You may have thought about becoming a freelance writer. You have read about it online, even written a sample article. Hell, you may have even landed a few writing jobs thus far. You want to proceed further, but what is it really like to be a freelance writer?
It’s time to remove the mysterious shrouds that tend to cover any type of way to earn a living online. No, this isn’t a post about how to get started (that one has already been written here). This post is all about the dirty little secrets of this particular freelance writer. The things I shouldn’t tell you, but I’m gonna. Things that might cost me clients. Things that, dare I say it, I may even come to regret.
Let’s get started.
Please Excuse Me While I Air My Dirty Laundry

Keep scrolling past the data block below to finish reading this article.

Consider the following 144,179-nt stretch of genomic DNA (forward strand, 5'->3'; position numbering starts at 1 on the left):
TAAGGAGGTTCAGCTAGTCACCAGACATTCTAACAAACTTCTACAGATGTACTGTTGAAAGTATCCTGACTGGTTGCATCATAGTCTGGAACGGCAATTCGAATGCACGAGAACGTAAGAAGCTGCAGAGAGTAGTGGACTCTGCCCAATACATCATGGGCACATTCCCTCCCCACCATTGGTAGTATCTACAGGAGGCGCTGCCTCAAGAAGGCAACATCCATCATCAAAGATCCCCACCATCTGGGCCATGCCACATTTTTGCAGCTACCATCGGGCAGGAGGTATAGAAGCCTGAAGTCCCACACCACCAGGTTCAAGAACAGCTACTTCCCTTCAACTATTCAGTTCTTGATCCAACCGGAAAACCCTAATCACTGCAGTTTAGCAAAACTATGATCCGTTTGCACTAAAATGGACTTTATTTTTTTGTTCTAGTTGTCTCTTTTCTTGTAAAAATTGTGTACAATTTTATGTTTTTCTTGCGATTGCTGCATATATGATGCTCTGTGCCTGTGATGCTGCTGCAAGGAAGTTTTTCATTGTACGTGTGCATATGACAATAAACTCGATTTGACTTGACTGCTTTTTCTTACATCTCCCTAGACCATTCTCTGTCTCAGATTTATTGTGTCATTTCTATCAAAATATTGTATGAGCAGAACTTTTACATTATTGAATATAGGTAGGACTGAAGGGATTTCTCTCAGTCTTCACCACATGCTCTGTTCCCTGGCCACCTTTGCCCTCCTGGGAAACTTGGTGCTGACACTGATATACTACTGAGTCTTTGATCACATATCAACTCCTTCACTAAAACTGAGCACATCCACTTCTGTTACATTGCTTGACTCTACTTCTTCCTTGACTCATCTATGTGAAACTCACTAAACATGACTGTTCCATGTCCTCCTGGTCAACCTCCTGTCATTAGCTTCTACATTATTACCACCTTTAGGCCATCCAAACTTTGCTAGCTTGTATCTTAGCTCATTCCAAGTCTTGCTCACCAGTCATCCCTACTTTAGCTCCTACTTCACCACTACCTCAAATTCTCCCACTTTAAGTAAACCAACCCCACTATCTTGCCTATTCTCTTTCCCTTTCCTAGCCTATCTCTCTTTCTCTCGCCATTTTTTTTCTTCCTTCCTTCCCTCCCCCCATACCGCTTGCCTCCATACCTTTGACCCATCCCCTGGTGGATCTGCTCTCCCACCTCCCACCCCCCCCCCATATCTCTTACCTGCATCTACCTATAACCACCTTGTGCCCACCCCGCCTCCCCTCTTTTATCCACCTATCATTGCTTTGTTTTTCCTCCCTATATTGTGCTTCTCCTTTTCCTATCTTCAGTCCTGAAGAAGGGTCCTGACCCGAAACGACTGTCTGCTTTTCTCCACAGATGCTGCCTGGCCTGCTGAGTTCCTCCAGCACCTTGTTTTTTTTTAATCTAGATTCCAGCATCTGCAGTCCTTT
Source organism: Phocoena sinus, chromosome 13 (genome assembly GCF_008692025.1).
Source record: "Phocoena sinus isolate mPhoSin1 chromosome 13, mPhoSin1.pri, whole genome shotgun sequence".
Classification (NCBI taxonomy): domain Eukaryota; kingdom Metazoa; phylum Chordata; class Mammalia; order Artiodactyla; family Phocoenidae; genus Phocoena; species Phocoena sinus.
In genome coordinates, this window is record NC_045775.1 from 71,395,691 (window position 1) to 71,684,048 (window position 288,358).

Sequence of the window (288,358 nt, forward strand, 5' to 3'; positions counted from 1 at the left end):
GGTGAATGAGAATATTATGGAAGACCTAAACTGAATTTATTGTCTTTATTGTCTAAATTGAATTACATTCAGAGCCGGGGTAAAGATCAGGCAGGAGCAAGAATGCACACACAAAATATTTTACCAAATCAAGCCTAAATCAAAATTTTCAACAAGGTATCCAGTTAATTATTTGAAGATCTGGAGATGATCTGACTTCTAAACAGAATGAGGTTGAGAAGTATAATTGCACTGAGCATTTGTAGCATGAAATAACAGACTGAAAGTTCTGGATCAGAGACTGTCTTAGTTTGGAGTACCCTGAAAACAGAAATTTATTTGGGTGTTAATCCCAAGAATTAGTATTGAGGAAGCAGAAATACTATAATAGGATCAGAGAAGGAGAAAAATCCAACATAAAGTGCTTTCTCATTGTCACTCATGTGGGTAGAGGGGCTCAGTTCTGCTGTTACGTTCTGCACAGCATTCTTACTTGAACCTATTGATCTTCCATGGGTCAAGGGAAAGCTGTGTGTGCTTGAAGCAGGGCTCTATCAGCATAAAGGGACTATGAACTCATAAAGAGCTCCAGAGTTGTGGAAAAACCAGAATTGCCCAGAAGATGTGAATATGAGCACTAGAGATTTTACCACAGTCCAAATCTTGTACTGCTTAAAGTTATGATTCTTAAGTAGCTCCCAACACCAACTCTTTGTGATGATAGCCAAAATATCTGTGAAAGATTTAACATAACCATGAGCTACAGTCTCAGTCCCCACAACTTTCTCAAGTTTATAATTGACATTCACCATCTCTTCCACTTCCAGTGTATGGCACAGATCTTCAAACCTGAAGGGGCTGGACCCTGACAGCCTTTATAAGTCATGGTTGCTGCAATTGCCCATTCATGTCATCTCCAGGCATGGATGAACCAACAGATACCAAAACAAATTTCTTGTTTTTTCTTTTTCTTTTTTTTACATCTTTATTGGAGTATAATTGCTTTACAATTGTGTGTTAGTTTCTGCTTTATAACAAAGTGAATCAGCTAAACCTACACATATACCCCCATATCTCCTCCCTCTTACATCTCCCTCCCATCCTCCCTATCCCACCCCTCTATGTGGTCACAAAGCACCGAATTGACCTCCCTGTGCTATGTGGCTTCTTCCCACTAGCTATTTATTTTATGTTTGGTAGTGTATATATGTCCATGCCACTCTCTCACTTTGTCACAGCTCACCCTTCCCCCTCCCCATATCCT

I’m not a freelance writer. What do you imagine when you picture a freelance writer? I picture someone with a pencil behind their ear using a rotary phone in a dusty apartment calling every newspaper in town. I picture someone perfecting their writing samples and submitting bids to every blog and website that’ll take them.
I do none of that.
The truth is, I’m constantly revisiting my online career. If I’m ever not enjoying what I’m doing, I look at what other options are available. Sometimes I’ll get involved in a venture that doesn’t even make use of my writing skills (such as becoming the IT Director of New Life ESL). Other times I’ll move into the managerial role and hire other writers for a project. The bottom line of this confession is that while ‘freelance writer’ is the easiest title to use, I don’t limit myself to writing for other people. The internet is a big place – once you get used to the industry behind its content there are so many different ways to be involved without directly writing.